Friday 13 August 2021

Neo-Victorian Voices: The Arctic Fury, Greer Macallister (2020)

The novels I’ve reviewed as part of my Neo-Victorian Voices series, on books written in the twenty-first century but set in the nineteenth, have run the gamut in terms of “historical accuracy”. Some writers were inspired by a real person’s biography, as I was in my debut novel, Bronte’s Mistress. Others continued or expanded the stories of nineteenth-century fictional characters or imagined entirely original stories within historic settings. In her latest novel, The Arctic Fury, Greer Macallister dreams up an all-female expedition to the Arctic in search of the lost Franklin expedition. Did this really happen? No. Does it make for an entertaining story? You bet.

Virginia Reeve is employed by Franklin’s wife, under mysterious circumstances, to lead an all-female party in search of the missing men, but only some of the women return. She finds herself on trial for the murder of one of those who followed her North. The novel progresses in a dual timeline as we learn if Virginia will face conviction and potentially punishment by death, as well as what really happened on the women’s hazardous journey.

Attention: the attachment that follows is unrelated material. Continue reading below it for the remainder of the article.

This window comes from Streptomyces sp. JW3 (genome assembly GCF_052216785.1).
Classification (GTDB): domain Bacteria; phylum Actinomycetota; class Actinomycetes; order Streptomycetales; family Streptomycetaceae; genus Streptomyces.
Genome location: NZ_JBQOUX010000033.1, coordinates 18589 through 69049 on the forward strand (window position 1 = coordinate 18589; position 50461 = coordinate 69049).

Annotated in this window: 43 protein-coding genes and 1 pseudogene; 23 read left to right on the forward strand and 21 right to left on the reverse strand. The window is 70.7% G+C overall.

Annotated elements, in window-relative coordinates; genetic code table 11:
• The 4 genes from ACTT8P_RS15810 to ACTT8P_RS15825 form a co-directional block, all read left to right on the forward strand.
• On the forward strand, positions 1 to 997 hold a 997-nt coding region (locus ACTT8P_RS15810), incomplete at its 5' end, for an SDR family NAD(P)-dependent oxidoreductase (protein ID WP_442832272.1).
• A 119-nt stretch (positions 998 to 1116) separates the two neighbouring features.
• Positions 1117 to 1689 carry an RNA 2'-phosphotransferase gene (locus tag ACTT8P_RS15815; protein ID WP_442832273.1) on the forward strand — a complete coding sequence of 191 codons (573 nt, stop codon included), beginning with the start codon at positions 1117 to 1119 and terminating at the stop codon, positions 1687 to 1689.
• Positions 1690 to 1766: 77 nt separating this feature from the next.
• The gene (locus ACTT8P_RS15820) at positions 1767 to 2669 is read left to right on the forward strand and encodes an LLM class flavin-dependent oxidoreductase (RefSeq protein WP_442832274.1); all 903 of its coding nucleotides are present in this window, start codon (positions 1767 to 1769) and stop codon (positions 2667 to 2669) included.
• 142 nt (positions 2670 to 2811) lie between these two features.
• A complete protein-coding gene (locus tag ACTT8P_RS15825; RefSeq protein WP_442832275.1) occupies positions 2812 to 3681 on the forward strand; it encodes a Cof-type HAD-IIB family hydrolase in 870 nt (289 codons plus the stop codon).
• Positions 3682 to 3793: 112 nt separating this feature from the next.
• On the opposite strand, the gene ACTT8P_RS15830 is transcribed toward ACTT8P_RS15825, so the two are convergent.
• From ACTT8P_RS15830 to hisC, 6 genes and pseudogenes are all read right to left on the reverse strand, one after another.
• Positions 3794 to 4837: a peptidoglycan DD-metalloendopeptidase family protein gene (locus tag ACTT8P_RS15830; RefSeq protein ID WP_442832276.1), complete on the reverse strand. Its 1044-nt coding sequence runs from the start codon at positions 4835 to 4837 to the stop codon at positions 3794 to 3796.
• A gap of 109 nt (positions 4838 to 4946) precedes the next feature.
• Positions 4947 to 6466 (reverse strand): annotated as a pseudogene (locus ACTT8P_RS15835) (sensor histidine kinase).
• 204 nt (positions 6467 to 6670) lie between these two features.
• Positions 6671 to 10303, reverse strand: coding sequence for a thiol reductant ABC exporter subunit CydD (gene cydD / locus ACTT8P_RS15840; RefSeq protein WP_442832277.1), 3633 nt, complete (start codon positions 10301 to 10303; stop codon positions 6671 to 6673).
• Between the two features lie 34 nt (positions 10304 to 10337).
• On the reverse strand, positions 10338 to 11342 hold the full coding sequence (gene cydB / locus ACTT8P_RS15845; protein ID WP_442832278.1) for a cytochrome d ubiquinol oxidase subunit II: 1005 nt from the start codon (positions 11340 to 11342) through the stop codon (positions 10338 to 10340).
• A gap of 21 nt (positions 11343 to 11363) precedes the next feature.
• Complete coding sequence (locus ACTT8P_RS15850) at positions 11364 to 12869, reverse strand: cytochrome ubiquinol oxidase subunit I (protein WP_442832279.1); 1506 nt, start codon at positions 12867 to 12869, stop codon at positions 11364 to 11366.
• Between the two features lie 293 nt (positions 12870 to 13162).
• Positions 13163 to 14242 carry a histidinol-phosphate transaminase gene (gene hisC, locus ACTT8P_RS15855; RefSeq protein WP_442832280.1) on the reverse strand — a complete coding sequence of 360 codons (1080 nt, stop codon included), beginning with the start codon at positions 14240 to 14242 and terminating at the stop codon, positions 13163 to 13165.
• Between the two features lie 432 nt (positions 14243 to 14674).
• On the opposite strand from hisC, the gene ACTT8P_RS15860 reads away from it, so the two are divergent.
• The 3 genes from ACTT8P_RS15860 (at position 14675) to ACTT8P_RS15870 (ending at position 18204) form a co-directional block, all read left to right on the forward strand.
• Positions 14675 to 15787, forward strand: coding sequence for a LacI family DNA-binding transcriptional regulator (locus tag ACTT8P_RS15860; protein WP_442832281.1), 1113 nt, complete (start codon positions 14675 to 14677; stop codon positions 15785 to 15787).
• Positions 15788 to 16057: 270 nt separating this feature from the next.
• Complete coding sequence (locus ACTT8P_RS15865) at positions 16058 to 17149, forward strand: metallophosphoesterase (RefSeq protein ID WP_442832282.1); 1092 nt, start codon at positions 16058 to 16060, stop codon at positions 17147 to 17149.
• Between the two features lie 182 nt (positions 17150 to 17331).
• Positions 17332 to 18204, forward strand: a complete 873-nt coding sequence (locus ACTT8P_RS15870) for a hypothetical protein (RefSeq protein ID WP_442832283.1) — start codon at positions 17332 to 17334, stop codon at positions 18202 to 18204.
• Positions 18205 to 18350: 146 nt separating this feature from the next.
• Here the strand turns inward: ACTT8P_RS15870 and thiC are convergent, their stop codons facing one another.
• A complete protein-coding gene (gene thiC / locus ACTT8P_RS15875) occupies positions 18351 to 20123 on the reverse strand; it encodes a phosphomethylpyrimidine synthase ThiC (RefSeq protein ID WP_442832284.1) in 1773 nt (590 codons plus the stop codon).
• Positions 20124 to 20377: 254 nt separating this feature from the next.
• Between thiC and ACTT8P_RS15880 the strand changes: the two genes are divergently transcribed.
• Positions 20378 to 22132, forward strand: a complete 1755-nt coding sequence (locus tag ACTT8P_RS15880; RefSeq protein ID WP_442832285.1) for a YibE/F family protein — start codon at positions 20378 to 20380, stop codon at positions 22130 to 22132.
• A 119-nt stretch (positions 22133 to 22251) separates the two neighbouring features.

I appreciated the novel’s great pacing and Macallister’s ability to keep the trial storyline and the flashbacks equally engaging. I also loved how many of the women were inspired by real historical figures. An all-woman team mightn’t have gone to the Arctic in the 1800s, but there were plenty of intrepid female explorers, cartographers and mountaineers, whose exploits find new life in these pages. 

Macallister also makes the brave choice to give every member of the expedition her own point of view section, though Virginia is without doubt our main character. This means we get to hear a diverse array of voices and helps us form emotional connections with what could have been an unwieldy cast.

While a protagonist withholding information from us is a personal bugbear, the revelations of the ending are well done. This is a book that will appeal to those who love courtroom drama, as much as those intrigued by a story of women battling the elements.

Which recently published, nineteenth century set novel would you like me to review next as part of my Neo-Victorian Voices series? Let me know—here, on Facebook, on Instagram, or by tweeting @SVictorianist

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